If you’re on the cutting edge, you’re going to bleed
Do you have to have a tortured mind to create great art? Not necessarily, but there certainly seems to be a correlation between the two. This could be true in the convincing case of Chinese photographer Ren Hang who sadly committed a suicide at the age of only 29.
Hang was a self-taught artist, who began shooting nude images of his friends while in college. His signature style was to desexualise naked bodies while turning them into human sculptures. Highly acclaimed outside his home country, Ren's work was not published in China due to censorship, but he resisted his art to be any form of political or personal statement:
“I don’t really view my work as taboo, because I don’t think so much in cultural context or political context. I just do what I do.”
Intentionally or not his photography pushed the boundaries. From Ren's poetry we learn more about him and the mental illness he was blatantly honest about:
But I often feel
It seems to send the wrong man.”
As I read countless articles stating Ren's work to be a by-product of pain, I couldn't help and wonder; why is mental illness so closely associated with creativity?
The research for this took me back to 384 BC Classic Greece.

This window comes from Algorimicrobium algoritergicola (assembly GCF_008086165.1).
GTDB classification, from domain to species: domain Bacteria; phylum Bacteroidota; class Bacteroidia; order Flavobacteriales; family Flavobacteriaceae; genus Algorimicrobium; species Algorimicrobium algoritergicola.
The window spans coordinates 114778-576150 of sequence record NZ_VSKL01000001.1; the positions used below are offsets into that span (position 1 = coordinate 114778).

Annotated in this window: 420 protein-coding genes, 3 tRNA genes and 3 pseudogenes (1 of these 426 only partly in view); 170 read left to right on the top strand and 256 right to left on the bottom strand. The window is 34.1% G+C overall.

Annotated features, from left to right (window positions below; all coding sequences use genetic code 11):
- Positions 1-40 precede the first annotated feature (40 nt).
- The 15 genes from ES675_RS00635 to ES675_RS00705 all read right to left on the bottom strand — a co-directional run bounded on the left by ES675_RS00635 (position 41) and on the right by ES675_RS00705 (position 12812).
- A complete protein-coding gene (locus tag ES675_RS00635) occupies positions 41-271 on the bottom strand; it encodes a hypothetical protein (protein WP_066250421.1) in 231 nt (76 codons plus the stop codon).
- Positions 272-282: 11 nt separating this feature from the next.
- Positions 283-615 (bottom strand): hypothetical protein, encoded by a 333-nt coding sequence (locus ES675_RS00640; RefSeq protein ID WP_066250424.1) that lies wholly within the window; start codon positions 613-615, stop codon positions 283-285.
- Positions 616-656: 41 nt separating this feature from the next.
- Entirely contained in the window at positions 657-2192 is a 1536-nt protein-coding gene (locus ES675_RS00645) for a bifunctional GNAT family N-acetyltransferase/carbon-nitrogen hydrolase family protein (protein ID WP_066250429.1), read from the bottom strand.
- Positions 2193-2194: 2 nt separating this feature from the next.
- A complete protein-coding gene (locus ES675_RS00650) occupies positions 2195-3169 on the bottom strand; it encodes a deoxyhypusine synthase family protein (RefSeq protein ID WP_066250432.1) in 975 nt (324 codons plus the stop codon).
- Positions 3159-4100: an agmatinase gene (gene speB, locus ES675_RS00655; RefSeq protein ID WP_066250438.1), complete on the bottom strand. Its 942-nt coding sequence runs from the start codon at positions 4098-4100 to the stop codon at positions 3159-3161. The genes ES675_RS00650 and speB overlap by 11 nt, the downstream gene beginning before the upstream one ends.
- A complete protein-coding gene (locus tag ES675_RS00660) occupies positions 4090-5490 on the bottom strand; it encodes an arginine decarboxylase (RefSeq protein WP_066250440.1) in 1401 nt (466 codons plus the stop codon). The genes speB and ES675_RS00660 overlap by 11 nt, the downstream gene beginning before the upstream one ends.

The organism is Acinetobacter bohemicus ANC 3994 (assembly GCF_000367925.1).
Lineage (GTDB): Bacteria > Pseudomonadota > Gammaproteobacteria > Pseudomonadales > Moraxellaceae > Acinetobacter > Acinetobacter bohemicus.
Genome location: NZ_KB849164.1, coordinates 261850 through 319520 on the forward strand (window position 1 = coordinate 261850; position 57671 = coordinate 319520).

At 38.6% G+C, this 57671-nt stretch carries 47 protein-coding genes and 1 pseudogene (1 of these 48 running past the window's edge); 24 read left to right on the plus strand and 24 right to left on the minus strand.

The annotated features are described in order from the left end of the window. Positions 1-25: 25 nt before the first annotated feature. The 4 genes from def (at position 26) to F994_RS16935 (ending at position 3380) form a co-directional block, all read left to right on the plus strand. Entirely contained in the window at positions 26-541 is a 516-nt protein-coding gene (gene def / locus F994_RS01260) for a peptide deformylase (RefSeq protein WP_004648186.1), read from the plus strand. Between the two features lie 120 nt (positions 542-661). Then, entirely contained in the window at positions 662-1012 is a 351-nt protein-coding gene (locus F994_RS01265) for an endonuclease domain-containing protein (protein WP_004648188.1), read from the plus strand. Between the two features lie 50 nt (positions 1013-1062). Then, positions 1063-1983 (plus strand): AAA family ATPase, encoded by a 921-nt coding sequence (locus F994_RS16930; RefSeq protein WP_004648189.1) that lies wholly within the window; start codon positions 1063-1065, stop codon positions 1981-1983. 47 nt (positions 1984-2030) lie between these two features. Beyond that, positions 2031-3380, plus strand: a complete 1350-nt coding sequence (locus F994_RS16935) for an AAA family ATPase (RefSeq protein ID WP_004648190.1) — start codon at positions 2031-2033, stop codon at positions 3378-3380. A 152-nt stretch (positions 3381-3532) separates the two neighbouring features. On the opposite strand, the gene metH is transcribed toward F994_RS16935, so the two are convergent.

Aristotle once claimed that there is no great music, scholarly or literary genius without a mixture of madness.
In search for a more scientific evidence I found solid association between mental illness and a creativity in a work of University of Iowa neuroscientist Nancy Andreasen. She led a survey among 30 writers with a result of 80% of them meeting the formal diagnostic criteria for some form of mental disorder including anxiety, depression, bipolar disorder, schizophrenia and ADHD.
While it's more common for us to associate mental illnesses with substantially increased health risks; according to evolutional psychologists they may come with productive side effects. What doesn't kill you makes you stronger?
Edgar Allen Poe, who is thought to have suffered from manic depression, once wrote: "Men have called me mad, but the question is not yet settled whether madness is or is not the loftiest intelligence..."
And my favourite poet John Keats backs it up with what he wrote on The Vale of Sole-Making: “Do you not see how necessary a World of Pains and troubles is to school an Intelligence and make it a Soul? A Place where the heart must feel and suffer in a thousand diverse ways!”.
While his depression was not clinically proven, Keats truly had many difficult moments in his life:
father died when he was 8, mother died when he was 14, his brother died when he was 23, he also had financial problems and that caused further health problems leading to death from tuberculosis at the age of 26.
While we can draw parallels to connect his intense creativity with periods of low moods; it is impossible to say whether he would today have a clinical diagnosis of depression or was just overwhelmed.
Lord Byron comes in handy having expressed:
"We of the craft are all crazy. Some are affected by gaiety, others by melancholy, but all are more or less touched". The link between illness and creativity is said to display a capacity to see the world in a novel and original way; to see things that others cannot.